If you insist on limiting your fishing opportunities to saltwater, I imagine yours is the same question as the one I have been asked about a dozen times so far this season: “Any stripers—or schoolies—around?”
Well Bob Lewis saw a post on Facebook from Vineyard surfcaster Abe Pieciak who said he caught a “migrating striper” on Monday. Abe included a photo of the fish’s tail, which had sea lice on it, a sign that many folks typically use to distinguish a fresh arrival from a holdover bass.
I have heard some discussion about holdover fish on occasion moving into open water from the salt ponds, rivers, or estuaries where they spend the winter, thereby gathering some sea lice, so you can’t necessarily count on the presence of these copepods as a sure sign of whether an early season bass has just showed up in local waters. Frankly, I used to get wrapped up in this distinction, but now that I am older, and supposedly a bit wiser, I simply don’t care; it’s a striper and that’s good enough for me.
Bob also spoke to fellow Osterville Anglers’ Club member Charlie Richmond, who in turn had conversed with another club member, George Noonan, who keeps his boat in Green Pond in Falmouth. Apparently, George was working on his boat last weekend when another boat came in and reported that they had caught a few bass, including one that fell within the slot limit at 30 inches.
For informational purposes, the size limit for striped bass is once again governed by a slot limit from 28 inches to less than 35, while the bag limit remains at one fish per angler per day.
Bruce Miller from Canal Bait and Tackle in Sagamore said there have been the usual April reports of schoolies up inside the Weweantic and Agawam rivers, as well as Buttermilk Bay and Onset, but other than a few herring in the run, the Big Ditch is still quiet. Shallower areas with darker bottom are typically the first to see bass activity this early in the season, and the Canal certainly doesn’t fit this description.
Many people associate water temperatures of 50 degrees as the magic number when bass start to become more active and feed in the spring. As of midday Wednesday, the water in Cape Cod Bay was around 46 degrees; Buzzards Bay and Woods Hole were at 49 or so; and outside Waquoit Bay it had reached 52.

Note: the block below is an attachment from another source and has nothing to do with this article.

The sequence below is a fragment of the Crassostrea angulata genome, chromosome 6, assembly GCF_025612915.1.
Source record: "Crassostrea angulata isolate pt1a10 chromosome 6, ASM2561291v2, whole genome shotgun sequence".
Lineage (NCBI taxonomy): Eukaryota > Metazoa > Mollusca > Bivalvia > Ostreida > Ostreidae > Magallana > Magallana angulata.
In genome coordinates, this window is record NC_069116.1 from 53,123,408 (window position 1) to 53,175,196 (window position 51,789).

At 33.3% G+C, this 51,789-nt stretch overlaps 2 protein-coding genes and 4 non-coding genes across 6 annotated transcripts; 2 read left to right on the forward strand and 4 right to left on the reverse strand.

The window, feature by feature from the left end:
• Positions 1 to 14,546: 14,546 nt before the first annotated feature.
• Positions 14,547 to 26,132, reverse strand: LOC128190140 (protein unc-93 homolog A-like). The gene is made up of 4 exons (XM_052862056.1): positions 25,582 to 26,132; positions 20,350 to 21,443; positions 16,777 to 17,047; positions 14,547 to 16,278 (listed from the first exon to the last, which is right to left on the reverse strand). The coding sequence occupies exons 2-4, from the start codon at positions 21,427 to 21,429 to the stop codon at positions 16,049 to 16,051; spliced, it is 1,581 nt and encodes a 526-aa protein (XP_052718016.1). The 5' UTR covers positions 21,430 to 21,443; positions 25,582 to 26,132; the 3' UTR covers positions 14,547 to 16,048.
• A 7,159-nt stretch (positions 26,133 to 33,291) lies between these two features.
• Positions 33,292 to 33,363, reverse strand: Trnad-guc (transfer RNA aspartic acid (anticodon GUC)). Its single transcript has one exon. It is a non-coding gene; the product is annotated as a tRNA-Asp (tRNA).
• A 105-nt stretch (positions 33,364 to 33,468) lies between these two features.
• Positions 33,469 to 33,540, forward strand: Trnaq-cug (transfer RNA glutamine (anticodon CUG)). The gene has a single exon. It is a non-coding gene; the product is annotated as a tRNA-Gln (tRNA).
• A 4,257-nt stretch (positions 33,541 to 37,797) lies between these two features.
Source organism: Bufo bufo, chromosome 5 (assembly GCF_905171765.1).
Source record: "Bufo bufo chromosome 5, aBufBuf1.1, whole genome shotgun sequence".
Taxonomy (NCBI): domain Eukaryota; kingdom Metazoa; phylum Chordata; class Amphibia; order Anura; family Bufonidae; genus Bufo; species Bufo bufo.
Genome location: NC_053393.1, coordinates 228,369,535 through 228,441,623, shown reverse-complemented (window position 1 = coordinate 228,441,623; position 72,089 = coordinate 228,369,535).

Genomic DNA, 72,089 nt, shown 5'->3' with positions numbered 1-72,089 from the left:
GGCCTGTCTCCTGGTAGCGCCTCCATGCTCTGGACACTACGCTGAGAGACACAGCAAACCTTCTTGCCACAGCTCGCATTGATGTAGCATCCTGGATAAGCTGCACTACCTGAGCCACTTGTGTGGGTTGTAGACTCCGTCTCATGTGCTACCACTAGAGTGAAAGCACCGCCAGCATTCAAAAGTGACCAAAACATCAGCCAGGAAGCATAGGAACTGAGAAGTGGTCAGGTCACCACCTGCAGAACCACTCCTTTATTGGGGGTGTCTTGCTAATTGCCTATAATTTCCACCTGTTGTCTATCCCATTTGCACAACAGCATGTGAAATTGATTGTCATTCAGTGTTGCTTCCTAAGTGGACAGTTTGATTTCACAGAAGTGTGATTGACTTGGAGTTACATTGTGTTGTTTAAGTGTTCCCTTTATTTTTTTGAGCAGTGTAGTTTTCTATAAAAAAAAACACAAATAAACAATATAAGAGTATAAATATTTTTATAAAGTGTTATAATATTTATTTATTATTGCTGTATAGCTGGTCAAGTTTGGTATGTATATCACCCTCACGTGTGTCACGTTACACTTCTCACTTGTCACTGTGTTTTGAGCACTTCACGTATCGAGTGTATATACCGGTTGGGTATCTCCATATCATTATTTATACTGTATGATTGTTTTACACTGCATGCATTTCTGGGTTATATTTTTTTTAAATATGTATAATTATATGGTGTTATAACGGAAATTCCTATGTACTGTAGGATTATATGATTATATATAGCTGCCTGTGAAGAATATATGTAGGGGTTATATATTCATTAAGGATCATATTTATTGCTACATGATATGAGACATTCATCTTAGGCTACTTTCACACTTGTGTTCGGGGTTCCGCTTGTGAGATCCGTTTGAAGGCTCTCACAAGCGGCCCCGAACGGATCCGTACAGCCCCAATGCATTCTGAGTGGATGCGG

Jim Young at Eastman’s Sport & Tackle on Main Street in Falmouth was surprised that he hadn’t seen any squid boats in the sound. At this time of year, he noted, he typically would have seen a few on his way to work. Along with water temperature, the presence of long fin squid, the type we see in the sounds and around the Vineyard and Nantucket this time of year, is a pretty good sign that the saltwater scene is beginning to “happen.”
The word from Andy Little at The Powderhorn in Hyannis is that May 1 is the magic date for when the squid boats, as well as the charterboats in his area, become active. I was interested in the May 1 date, since I, like Jim, have become accustomed to seeing squid trawlers in late April.
Recreational anglers jig for squid, with some using their catch for fried calamari and other favorite recipes, while others split their Loligo between meals and bait, taking extra care to maintain all the ink and other juices before they freeze it for use later in the season.
Frankly, the thought of covering the Katie G with ink and other squid offal is enough to give me the willies, and for those like me who shudder at getting their boat all googered up, many local tackle shops specialize in purchasing squid from the trawlers, packaging and freezing it for sale as “local squid.” From past experience working in a local tackle shop, it is in high demand, so if you want some, buy it when you can.